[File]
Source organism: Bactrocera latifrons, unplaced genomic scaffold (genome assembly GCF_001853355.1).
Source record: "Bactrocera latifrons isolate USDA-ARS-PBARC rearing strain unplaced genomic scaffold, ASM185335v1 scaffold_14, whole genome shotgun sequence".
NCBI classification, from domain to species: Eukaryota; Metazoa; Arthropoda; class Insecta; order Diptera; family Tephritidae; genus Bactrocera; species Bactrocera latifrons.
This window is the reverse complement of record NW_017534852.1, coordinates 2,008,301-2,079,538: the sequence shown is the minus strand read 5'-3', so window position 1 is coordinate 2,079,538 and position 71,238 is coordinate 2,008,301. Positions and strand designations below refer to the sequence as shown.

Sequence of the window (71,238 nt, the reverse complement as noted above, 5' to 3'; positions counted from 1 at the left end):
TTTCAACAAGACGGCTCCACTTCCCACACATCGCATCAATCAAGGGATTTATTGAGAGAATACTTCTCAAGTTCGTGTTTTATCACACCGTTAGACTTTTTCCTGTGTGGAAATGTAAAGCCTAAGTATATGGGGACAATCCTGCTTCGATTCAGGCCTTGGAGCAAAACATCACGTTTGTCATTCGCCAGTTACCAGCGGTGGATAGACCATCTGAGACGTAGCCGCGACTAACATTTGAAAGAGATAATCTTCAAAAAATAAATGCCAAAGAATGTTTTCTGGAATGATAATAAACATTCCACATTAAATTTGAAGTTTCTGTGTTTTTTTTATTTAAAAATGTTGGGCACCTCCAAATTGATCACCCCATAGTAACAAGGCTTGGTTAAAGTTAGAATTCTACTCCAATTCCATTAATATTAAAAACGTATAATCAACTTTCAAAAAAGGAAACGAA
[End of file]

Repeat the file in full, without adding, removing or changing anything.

Source organism: Bactrocera latifrons, unplaced genomic scaffold (genome assembly GCF_001853355.1).
Source record: "Bactrocera latifrons isolate USDA-ARS-PBARC rearing strain unplaced genomic scaffold, ASM185335v1 scaffold_14, whole genome shotgun sequence".
NCBI classification, from domain to species: Eukaryota; Metazoa; Arthropoda; class Insecta; order Diptera; family Tephritidae; genus Bactrocera; species Bactrocera latifrons.
This window is the reverse complement of record NW_017534852.1, coordinates 2,008,301-2,079,538: the sequence shown is the minus strand read 5'-3', so window position 1 is coordinate 2,079,538 and position 71,238 is coordinate 2,008,301. Positions and strand designations below refer to the sequence as shown.

Sequence of the window (71,238 nt, the reverse complement as noted above, 5' to 3'; positions counted from 1 at the left end):
TTTCAACAAGACGGCTCCACTTCCCACACATCGCATCAATCAAGGGATTTATTGAGAGAATACTTCTCAAGTTCGTGTTTTATCACACCGTTAGACTTTTTCCTGTGTGGAAATGTAAAGCCTAAGTATATGGGGACAATCCTGCTTCGATTCAGGCCTTGGAGCAAAACATCACGTTTGTCATTCGCCAGTTACCAGCGGTGGATAGACCATCTGAGACGTAGCCGCGACTAACATTTGAAAGAGATAATCTTCAAAAAATAAATGCCAAAGAATGTTTTCTGGAATGATAATAAACATTCCACATTAAATTTGAAGTTTCTGTGTTTTTTTTATTTAAAAATGTTGGGCACCTCCAAATTGATCACCCCATAGTAACAAGGCTTGGTTAAAGTTAGAATTCTACTCCAATTCCATTAATATTAAAAACGTATAATCAACTTTCAAAAAAGGAAACGAA